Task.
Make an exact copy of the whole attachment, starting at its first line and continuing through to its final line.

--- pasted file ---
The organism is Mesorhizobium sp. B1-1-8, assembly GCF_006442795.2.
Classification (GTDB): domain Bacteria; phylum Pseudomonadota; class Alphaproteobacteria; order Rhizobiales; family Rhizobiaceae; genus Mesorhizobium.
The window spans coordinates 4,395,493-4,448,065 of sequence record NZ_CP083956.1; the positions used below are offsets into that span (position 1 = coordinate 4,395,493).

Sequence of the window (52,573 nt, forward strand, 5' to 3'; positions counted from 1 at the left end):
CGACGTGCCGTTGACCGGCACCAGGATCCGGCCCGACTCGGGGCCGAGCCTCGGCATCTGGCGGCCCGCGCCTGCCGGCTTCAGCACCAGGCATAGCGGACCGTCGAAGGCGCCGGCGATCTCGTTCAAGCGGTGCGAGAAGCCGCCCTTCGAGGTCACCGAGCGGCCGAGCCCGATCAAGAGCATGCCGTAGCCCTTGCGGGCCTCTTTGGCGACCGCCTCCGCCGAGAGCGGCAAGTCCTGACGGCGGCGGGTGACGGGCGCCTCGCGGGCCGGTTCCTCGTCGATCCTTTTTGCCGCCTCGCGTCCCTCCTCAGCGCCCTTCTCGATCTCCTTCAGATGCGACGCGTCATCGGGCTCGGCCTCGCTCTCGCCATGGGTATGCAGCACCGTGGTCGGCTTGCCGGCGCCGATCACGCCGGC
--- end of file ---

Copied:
The organism is Mesorhizobium sp. B1-1-8, assembly GCF_006442795.2.
Classification (GTDB): domain Bacteria; phylum Pseudomonadota; class Alphaproteobacteria; order Rhizobiales; family Rhizobiaceae; genus Mesorhizobium.
The window spans coordinates 4,395,493-4,448,065 of sequence record NZ_CP083956.1; the positions used below are offsets into that span (position 1 = coordinate 4,395,493).

Sequence of the window (52,573 nt, forward strand, 5' to 3'; positions counted from 1 at the left end):
CGACGTGCCGTTGACCGGCACCAGGATCCGGCCCGACTCGGGGCCGAGCCTCGGCATCTGGCGGCCCGCGCCTGCCGGCTTCAGCACCAGGCATAGCGGACCGTCGAAGGCGCCGGCGATCTCGTTCAAGCGGTGCGAGAAGCCGCCCTTCGAGGTCACCGAGCGGCCGAGCCCGATCAAGAGCATGCCGTAGCCCTTGCGGGCCTCTTTGGCGACCGCCTCCGCCGAGAGCGGCAAGTCCTGACGGCGGCGGGTGACGGGCGCCTCGCGGGCCGGTTCCTCGTCGATCCTTTTTGCCGCCTCGCGTCCCTCCTCAGCGCCCTTCTCGATCTCCTTCAGATGCGACGCGTCATCGGGCTCGGCCTCGCTCTCGCCATGGGTATGCAGCACCGTGGTCGGCTTGCCGGCGCCGATCACGCCGGC